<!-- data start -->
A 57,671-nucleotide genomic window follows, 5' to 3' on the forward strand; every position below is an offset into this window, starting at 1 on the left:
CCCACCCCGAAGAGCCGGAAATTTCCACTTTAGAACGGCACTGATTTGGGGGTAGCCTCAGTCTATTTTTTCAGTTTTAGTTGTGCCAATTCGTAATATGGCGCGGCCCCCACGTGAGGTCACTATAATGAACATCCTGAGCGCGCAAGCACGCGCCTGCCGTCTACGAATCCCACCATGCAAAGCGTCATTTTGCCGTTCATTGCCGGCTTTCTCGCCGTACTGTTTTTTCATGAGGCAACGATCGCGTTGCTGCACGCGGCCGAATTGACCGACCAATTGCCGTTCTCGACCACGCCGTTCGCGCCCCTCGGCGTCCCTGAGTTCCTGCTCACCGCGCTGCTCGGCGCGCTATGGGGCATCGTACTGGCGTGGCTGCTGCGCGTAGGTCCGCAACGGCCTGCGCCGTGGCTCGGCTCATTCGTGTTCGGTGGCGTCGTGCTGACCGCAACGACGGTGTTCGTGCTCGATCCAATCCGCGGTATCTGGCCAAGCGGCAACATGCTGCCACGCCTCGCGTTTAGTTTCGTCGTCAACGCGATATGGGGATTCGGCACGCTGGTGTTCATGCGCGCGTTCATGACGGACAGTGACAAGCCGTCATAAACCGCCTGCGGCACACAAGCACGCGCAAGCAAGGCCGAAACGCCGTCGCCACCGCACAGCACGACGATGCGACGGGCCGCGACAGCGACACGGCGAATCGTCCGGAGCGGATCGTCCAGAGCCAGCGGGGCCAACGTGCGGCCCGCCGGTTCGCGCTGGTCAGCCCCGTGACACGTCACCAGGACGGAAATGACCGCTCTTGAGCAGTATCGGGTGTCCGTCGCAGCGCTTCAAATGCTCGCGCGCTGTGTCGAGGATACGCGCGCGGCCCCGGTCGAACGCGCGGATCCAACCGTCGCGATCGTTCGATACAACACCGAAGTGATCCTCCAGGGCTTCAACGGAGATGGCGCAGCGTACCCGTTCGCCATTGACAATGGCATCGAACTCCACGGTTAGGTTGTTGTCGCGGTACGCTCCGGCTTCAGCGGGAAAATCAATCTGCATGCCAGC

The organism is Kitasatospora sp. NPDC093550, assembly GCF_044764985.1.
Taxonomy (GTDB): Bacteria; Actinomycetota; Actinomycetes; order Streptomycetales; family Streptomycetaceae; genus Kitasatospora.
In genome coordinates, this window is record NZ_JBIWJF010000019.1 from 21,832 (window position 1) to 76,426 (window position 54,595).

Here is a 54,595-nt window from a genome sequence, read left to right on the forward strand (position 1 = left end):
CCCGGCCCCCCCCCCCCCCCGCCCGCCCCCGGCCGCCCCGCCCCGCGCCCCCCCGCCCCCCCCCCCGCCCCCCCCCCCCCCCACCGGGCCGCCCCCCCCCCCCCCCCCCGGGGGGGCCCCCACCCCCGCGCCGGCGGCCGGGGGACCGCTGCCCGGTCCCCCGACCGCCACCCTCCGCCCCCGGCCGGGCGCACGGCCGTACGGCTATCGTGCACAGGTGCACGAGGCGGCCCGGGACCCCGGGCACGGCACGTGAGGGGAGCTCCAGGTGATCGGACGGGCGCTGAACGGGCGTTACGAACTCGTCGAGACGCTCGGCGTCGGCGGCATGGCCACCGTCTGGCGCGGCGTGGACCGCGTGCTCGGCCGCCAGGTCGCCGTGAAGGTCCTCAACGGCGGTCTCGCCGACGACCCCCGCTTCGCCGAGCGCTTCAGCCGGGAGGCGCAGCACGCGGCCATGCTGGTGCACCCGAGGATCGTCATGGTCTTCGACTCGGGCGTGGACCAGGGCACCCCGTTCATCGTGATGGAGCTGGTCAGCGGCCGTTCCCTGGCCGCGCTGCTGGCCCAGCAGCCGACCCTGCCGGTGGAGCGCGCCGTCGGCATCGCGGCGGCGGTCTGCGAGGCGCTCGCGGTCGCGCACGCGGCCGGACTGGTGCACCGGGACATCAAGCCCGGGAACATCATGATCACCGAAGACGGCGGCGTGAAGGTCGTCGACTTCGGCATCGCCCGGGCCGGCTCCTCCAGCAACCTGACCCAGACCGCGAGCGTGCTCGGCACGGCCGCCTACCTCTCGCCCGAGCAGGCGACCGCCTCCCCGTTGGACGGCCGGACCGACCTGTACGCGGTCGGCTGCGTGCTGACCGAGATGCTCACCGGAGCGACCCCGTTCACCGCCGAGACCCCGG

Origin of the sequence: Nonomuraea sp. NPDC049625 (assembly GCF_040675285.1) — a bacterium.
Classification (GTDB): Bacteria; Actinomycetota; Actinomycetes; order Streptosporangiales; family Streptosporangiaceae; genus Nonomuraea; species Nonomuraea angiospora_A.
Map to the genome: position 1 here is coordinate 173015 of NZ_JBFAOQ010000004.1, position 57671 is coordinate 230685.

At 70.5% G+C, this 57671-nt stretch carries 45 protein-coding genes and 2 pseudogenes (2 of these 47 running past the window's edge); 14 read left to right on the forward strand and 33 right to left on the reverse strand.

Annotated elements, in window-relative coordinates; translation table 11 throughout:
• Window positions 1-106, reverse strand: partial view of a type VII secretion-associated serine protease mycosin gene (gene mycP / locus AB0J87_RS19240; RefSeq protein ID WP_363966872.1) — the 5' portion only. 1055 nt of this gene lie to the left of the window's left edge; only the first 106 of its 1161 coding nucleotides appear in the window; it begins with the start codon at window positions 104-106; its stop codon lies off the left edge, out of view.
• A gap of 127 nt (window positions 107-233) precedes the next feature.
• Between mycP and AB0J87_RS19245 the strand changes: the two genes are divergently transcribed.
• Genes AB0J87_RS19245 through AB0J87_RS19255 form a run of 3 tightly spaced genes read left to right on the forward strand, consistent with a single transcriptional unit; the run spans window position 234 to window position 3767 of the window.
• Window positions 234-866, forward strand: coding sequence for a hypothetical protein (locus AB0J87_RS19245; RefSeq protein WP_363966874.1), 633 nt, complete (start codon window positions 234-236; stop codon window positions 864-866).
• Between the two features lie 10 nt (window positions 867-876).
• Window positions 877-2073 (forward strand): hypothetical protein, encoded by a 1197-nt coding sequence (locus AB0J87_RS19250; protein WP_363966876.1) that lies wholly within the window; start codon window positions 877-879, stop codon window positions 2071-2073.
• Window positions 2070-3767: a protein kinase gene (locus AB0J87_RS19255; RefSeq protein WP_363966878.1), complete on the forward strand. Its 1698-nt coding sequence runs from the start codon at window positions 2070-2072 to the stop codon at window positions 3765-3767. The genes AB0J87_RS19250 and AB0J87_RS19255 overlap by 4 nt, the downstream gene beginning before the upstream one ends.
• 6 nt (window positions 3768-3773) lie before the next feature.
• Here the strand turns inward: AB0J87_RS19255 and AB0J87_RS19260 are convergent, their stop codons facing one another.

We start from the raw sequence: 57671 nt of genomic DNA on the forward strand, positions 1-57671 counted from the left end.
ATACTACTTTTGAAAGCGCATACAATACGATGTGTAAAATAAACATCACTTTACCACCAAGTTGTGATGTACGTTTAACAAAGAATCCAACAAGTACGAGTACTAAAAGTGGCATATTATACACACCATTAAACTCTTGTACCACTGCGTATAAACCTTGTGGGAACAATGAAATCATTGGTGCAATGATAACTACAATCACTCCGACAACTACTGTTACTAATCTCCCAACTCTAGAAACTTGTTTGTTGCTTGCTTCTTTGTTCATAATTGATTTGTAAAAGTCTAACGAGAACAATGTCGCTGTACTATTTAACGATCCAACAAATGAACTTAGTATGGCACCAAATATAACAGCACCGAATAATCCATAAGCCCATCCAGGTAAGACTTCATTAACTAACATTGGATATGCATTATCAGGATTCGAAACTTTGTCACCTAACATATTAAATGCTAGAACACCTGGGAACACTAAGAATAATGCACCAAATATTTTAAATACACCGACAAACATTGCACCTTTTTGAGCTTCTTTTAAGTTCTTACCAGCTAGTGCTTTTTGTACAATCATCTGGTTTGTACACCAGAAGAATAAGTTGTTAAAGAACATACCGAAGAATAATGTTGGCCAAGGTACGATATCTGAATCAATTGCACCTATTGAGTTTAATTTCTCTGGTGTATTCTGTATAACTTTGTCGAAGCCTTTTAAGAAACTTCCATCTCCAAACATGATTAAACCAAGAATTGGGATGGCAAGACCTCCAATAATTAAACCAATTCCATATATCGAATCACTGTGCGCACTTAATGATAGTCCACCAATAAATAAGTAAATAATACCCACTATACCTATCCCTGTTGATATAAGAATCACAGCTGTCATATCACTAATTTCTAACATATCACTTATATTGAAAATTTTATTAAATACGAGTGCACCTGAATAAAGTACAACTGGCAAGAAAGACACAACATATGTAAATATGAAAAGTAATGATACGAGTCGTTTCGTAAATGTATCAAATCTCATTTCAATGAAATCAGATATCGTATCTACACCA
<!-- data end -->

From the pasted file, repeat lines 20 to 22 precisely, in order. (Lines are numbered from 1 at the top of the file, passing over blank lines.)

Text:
• Window positions 2070-3767: a protein kinase gene (locus AB0J87_RS19255; RefSeq protein WP_363966878.1), complete on the forward strand. Its 1698-nt coding sequence runs from the start codon at window positions 2070-2072 to the stop codon at window positions 3765-3767. The genes AB0J87_RS19250 and AB0J87_RS19255 overlap by 4 nt, the downstream gene beginning before the upstream one ends.
• 6 nt (window positions 3768-3773) lie before the next feature.
• Here the strand turns inward: AB0J87_RS19255 and AB0J87_RS19260 are convergent, their stop codons facing one another.